US 4848618 A
A foldable container, of which each of the two side walls has two sections to be foldable inwards so as to have the side walls folded on the floor of the container; the roof of the container is then fallen upon the side walls. Between the roof and the folded side walls, there is a space to accommodate the two end walls; consequently, the container can closely be folded up to facilitate an empty container to be handled in freight. The present invention discloses the fastenable hinges of the side walls and the connecting device of the end walls.
1. A foldable container comprising:
a floor having two sides, two ends, and four corner fittings;
two side walls, each having an upper section, a mid-section, and a lower section hinged together; the lower section being hinged to said floor with a fastenable hinge, each of said fastenable hinges including:
a first member and a second member hinged together by a first pivot, which is located at one side of said first and second members so as to let said first and second members turn each other freely;
a third member having one pivotal end pivotally attached to said first member by means of a second pivot opposite said first pivot, and having a hook-shaped end for mating or separating from a hook groove on said second member upon being turned; therefore, said first and said second members can be fixedly fastened together by said third member; the mating surface between said hook shaped end and said hook groove is included in a first plane passing through said first pivot, and a second plane which is perpendicular to said first plane and will pass through said second pivot;
a spring member being mounted between said fist member and a said third member for providing said third member with a biasing force either to the mating or disengaging position;
a roof having two sides and two ends and four corner fittings corresponding to those of said floor, said two sides depending down to fixedly connect with said upper sections of said two side walls respectively defining the top portion of the container;
two ends walls, each having four sides, i.e., top, bottom, left and right sides, for closing the two ends of the container body that is made with said floor, said side walls, and said roof; and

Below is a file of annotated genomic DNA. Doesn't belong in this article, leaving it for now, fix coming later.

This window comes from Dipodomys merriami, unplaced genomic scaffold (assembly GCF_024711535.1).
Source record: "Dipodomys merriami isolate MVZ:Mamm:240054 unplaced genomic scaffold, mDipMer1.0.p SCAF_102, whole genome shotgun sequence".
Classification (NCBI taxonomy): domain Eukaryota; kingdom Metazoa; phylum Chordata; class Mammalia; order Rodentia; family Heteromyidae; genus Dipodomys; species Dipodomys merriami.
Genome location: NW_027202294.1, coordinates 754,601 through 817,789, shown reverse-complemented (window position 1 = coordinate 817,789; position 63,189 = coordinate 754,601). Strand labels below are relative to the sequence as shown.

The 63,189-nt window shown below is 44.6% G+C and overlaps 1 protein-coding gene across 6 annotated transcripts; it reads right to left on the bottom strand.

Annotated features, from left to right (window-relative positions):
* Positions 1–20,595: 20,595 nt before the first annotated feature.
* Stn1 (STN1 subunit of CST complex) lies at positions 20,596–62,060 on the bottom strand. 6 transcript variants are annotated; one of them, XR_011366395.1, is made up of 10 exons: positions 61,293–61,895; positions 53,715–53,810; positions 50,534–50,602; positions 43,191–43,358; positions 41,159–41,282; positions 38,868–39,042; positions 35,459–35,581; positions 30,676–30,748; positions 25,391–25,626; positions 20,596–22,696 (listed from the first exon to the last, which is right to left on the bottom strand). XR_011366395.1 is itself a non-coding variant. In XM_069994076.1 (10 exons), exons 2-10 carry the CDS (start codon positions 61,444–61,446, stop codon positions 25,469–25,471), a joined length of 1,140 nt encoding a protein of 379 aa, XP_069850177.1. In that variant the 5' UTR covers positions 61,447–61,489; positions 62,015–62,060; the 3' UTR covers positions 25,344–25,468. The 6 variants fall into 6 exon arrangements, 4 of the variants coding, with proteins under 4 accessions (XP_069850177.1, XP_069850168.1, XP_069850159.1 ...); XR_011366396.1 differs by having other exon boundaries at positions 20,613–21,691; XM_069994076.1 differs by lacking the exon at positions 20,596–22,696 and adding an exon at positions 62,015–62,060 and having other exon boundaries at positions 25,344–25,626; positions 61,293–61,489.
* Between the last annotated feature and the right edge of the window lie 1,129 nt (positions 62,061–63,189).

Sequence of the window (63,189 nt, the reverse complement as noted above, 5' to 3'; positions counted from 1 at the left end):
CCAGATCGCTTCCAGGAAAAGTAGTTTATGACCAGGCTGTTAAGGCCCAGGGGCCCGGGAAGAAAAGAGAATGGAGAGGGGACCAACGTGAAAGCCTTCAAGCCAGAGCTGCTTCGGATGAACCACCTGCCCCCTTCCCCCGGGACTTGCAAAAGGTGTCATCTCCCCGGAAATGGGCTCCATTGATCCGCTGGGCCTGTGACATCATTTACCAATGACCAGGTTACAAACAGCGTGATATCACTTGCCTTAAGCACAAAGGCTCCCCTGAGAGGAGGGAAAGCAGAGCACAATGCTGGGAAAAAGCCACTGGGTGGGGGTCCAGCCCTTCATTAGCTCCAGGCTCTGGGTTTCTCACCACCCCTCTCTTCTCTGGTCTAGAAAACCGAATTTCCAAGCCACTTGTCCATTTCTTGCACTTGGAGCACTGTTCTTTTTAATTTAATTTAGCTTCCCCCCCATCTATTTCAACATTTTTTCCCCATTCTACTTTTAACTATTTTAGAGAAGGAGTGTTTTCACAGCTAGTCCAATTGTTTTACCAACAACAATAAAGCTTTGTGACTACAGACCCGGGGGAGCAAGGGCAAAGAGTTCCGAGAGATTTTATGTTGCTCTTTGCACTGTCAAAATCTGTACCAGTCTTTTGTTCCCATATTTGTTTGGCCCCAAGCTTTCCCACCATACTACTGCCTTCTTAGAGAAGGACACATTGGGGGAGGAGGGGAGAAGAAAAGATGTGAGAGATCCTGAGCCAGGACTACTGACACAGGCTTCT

connecting devices to have said end walls connected with said container body so as to let said end walls move freely to close said container and to tuck away into the upper portion of said container body; and when the hinge portions of said side walls being put in moveable state and said two ends walls being in tucked position, said container can be picked up by means of a conventional container crane by hooking said four corner fittings so as to fold said mid-section and said lower section in to said container, and finally said roof, said end walls, said side walls, and said floor being folded closely together.
2. A foldable container structure as claimed in claim 1, wherein the connecting device between said end wall and said container body includes:
pivot means being furnished at the upper left and right sides of said end wall and the outer end of said upper portion of said container body for allowing said end wall to be turned to the closed position or lifted up in a horizontal position outside said container;
guiding means being furnished on the upper portion of said container body for guiding the said end wall from said outside horizontal position, to slide inside said container body for tucking away;
a springing means for providing a resilient force to support the weight of said end wall so as to assist said end wall to be turned to said horizontal position; said springing means include:
sliding grooves being furnished on each of said side walls, each groove extending vertically up from a starting point then turning to be horizontal until an end point, and